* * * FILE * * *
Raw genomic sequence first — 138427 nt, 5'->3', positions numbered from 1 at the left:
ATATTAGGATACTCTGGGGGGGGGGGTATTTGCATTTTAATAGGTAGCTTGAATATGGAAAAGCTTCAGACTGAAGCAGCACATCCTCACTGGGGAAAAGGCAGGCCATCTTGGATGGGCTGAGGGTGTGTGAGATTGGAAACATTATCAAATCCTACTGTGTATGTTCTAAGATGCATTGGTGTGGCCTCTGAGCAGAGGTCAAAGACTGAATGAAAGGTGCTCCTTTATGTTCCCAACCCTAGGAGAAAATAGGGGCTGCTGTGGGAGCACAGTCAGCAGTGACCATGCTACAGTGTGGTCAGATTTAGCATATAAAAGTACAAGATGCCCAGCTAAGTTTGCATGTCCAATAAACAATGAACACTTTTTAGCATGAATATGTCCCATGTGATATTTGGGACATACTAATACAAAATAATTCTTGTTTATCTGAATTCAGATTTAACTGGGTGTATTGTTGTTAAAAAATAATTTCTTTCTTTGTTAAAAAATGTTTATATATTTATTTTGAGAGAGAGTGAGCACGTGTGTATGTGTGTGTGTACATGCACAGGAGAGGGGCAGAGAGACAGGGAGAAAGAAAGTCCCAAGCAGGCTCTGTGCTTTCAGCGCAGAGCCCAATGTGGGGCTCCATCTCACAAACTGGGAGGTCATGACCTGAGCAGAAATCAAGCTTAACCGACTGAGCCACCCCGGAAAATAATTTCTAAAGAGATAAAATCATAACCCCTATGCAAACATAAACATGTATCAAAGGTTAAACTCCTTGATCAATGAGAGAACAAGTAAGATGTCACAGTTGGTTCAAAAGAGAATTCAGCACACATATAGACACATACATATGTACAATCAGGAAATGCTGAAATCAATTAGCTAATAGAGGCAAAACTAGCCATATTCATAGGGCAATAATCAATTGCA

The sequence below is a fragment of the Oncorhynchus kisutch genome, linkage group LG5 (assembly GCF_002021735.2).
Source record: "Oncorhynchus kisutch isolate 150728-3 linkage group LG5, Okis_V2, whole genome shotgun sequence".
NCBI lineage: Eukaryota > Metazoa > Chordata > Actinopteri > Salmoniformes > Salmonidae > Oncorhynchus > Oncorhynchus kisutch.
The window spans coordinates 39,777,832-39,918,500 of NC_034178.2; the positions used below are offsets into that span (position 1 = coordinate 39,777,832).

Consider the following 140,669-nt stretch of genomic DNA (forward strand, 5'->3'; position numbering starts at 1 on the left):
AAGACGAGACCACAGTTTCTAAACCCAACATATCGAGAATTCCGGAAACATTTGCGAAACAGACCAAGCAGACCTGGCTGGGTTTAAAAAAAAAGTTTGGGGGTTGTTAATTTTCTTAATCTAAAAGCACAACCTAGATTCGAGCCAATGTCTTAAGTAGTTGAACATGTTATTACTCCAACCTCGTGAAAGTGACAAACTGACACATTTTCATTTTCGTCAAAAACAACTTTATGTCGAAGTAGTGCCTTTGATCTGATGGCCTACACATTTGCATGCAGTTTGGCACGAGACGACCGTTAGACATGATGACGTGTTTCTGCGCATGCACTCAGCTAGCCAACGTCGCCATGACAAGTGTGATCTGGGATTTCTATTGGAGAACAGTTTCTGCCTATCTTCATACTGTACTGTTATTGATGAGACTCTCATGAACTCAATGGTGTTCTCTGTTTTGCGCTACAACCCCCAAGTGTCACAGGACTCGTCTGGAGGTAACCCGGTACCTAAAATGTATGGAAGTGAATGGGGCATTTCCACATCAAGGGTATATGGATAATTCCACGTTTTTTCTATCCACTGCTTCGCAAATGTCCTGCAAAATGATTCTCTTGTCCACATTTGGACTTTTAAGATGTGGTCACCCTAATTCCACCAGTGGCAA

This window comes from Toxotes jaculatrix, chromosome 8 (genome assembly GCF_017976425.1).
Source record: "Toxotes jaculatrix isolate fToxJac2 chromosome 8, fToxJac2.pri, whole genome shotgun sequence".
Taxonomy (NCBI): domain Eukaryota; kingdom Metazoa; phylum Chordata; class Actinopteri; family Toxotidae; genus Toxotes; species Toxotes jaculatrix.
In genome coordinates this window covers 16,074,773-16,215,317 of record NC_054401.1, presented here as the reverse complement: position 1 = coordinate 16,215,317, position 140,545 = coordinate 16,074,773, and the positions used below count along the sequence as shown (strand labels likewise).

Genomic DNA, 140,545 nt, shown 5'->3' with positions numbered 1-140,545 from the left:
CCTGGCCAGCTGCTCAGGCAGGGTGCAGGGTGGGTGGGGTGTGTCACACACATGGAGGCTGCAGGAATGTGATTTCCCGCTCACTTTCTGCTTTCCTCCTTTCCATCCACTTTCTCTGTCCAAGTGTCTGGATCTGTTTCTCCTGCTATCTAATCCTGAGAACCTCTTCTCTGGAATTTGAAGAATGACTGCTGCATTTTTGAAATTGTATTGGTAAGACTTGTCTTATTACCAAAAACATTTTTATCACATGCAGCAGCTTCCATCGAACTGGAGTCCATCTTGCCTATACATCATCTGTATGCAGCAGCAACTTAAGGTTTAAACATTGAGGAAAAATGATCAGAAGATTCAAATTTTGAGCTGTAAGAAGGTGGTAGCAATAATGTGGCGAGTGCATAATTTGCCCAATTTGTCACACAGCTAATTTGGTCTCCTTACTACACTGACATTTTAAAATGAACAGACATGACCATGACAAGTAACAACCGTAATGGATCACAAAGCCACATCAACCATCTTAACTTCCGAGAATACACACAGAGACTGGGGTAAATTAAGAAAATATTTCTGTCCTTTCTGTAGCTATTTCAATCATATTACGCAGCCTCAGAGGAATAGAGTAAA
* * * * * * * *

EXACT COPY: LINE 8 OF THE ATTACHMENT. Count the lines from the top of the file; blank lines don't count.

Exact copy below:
AAGACGAGACCACAGTTTCTAAACCCAACATATCGAGAATTCCGGAAACATTTGCGAAACAGACCAAGCAGACCTGGCTGGGTTTAAAAAAAAAGTTTGGGGGTTGTTAATTTTCTTAATCTAAAAGCACAACCTAGATTCGAGCCAATGTCTTAAGTAGTTGAACATGTTATTACTCCAACCTCGTGAAAGTGACAAACTGACACATTTTCATTTTCGTCAAAAACAACTTTATGTCGAAGTAGTGCCTTTGATCTGATGGCCTACACATTTGCATGCAGTTTGGCACGAGACGACCGTTAGACATGATGACGTGTTTCTGCGCATGCACTCAGCTAGCCAACGTCGCCATGACAAGTGTGATCTGGGATTTCTATTGGAGAACAGTTTCTGCCTATCTTCATACTGTACTGTTATTGATGAGACTCTCATGAACTCAATGGTGTTCTCTGTTTTGCGCTACAACCCCCAAGTGTCACAGGACTCGTCTGGAGGTAACCCGGTACCTAAAATGTATGGAAGTGAATGGGGCATTTCCACATCAAGGGTATATGGATAATTCCACGTTTTTTCTATCCACTGCTTCGCAAATGTCCTGCAAAATGATTCTCTTGTCCACATTTGGACTTTTAAGATGTGGTCACCCTAATTCCACCAGTGGCAA